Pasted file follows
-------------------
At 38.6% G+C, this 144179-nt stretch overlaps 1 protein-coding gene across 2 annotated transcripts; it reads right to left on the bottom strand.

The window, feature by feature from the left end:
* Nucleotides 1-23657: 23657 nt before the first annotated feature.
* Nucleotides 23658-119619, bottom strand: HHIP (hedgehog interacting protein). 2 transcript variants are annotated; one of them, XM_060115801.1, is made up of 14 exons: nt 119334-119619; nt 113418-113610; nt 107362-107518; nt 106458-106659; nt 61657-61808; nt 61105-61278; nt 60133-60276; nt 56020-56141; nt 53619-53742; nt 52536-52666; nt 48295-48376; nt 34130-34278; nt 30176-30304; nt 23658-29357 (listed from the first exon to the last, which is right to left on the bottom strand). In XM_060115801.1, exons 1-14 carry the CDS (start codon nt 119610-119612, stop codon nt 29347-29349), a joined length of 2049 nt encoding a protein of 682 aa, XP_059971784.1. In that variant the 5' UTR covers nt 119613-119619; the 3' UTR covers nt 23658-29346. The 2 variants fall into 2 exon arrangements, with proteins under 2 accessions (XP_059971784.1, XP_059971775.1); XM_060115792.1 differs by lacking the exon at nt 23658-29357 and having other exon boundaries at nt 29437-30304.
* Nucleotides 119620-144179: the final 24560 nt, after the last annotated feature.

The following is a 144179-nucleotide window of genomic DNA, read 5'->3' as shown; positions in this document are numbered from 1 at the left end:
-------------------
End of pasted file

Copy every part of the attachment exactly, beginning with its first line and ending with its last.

At 38.6% G+C, this 144179-nt stretch overlaps 1 protein-coding gene across 2 annotated transcripts; it reads right to left on the bottom strand.

The window, feature by feature from the left end:
* Nucleotides 1-23657: 23657 nt before the first annotated feature.
* Nucleotides 23658-119619, bottom strand: HHIP (hedgehog interacting protein). 2 transcript variants are annotated; one of them, XM_060115801.1, is made up of 14 exons: nt 119334-119619; nt 113418-113610; nt 107362-107518; nt 106458-106659; nt 61657-61808; nt 61105-61278; nt 60133-60276; nt 56020-56141; nt 53619-53742; nt 52536-52666; nt 48295-48376; nt 34130-34278; nt 30176-30304; nt 23658-29357 (listed from the first exon to the last, which is right to left on the bottom strand). In XM_060115801.1, exons 1-14 carry the CDS (start codon nt 119610-119612, stop codon nt 29347-29349), a joined length of 2049 nt encoding a protein of 682 aa, XP_059971784.1. In that variant the 5' UTR covers nt 119613-119619; the 3' UTR covers nt 23658-29346. The 2 variants fall into 2 exon arrangements, with proteins under 2 accessions (XP_059971784.1, XP_059971775.1); XM_060115792.1 differs by lacking the exon at nt 23658-29357 and having other exon boundaries at nt 29437-30304.
* Nucleotides 119620-144179: the final 24560 nt, after the last annotated feature.

The following is a 144179-nucleotide window of genomic DNA, read 5'->3' as shown; positions in this document are numbered from 1 at the left end: